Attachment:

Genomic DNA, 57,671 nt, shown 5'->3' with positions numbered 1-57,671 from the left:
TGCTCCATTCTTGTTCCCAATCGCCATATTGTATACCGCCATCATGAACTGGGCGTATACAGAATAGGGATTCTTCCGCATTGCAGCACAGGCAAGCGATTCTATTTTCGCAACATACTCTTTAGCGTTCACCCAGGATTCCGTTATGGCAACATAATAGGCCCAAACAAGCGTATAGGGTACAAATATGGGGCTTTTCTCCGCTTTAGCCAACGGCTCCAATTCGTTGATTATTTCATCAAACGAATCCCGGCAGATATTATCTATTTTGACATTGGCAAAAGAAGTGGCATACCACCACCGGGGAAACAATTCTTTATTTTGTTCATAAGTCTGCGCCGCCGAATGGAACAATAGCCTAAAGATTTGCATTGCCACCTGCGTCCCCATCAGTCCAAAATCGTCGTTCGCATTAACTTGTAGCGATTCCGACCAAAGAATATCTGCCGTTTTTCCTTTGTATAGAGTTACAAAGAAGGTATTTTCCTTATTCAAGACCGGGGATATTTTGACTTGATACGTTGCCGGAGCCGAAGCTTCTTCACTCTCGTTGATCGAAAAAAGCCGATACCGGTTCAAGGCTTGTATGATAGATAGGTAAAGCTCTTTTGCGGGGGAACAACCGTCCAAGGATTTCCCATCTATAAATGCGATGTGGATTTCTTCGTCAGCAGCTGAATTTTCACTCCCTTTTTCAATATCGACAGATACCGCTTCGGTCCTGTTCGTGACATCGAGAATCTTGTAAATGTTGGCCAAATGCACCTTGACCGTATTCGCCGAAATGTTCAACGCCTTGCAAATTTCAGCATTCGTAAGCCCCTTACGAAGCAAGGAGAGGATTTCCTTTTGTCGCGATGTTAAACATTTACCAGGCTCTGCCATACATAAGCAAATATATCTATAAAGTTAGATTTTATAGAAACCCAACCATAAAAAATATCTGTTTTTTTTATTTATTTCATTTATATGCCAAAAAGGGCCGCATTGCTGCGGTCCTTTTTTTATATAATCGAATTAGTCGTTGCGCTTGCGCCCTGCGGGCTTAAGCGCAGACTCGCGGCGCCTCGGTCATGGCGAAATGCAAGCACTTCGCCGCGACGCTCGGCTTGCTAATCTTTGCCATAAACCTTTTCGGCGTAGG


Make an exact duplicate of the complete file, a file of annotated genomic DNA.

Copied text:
Genomic DNA, 57,671 nt, shown 5'->3' with positions numbered 1-57,671 from the left:
TGCTCCATTCTTGTTCCCAATCGCCATATTGTATACCGCCATCATGAACTGGGCGTATACAGAATAGGGATTCTTCCGCATTGCAGCACAGGCAAGCGATTCTATTTTCGCAACATACTCTTTAGCGTTCACCCAGGATTCCGTTATGGCAACATAATAGGCCCAAACAAGCGTATAGGGTACAAATATGGGGCTTTTCTCCGCTTTAGCCAACGGCTCCAATTCGTTGATTATTTCATCAAACGAATCCCGGCAGATATTATCTATTTTGACATTGGCAAAAGAAGTGGCATACCACCACCGGGGAAACAATTCTTTATTTTGTTCATAAGTCTGCGCCGCCGAATGGAACAATAGCCTAAAGATTTGCATTGCCACCTGCGTCCCCATCAGTCCAAAATCGTCGTTCGCATTAACTTGTAGCGATTCCGACCAAAGAATATCTGCCGTTTTTCCTTTGTATAGAGTTACAAAGAAGGTATTTTCCTTATTCAAGACCGGGGATATTTTGACTTGATACGTTGCCGGAGCCGAAGCTTCTTCACTCTCGTTGATCGAAAAAAGCCGATACCGGTTCAAGGCTTGTATGATAGATAGGTAAAGCTCTTTTGCGGGGGAACAACCGTCCAAGGATTTCCCATCTATAAATGCGATGTGGATTTCTTCGTCAGCAGCTGAATTTTCACTCCCTTTTTCAATATCGACAGATACCGCTTCGGTCCTGTTCGTGACATCGAGAATCTTGTAAATGTTGGCCAAATGCACCTTGACCGTATTCGCCGAAATGTTCAACGCCTTGCAAATTTCAGCATTCGTAAGCCCCTTACGAAGCAAGGAGAGGATTTCCTTTTGTCGCGATGTTAAACATTTACCAGGCTCTGCCATACATAAGCAAATATATCTATAAAGTTAGATTTTATAGAAACCCAACCATAAAAAATATCTGTTTTTTTTATTTATTTCATTTATATGCCAAAAAGGGCCGCATTGCTGCGGTCCTTTTTTTATATAATCGAATTAGTCGTTGCGCTTGCGCCCTGCGGGCTTAAGCGCAGACTCGCGGCGCCTCGGTCATGGCGAAATGCAAGCACTTCGCCGCGACGCTCGGCTTGCTAATCTTTGCCATAAACCTTTTCGGCGTAGG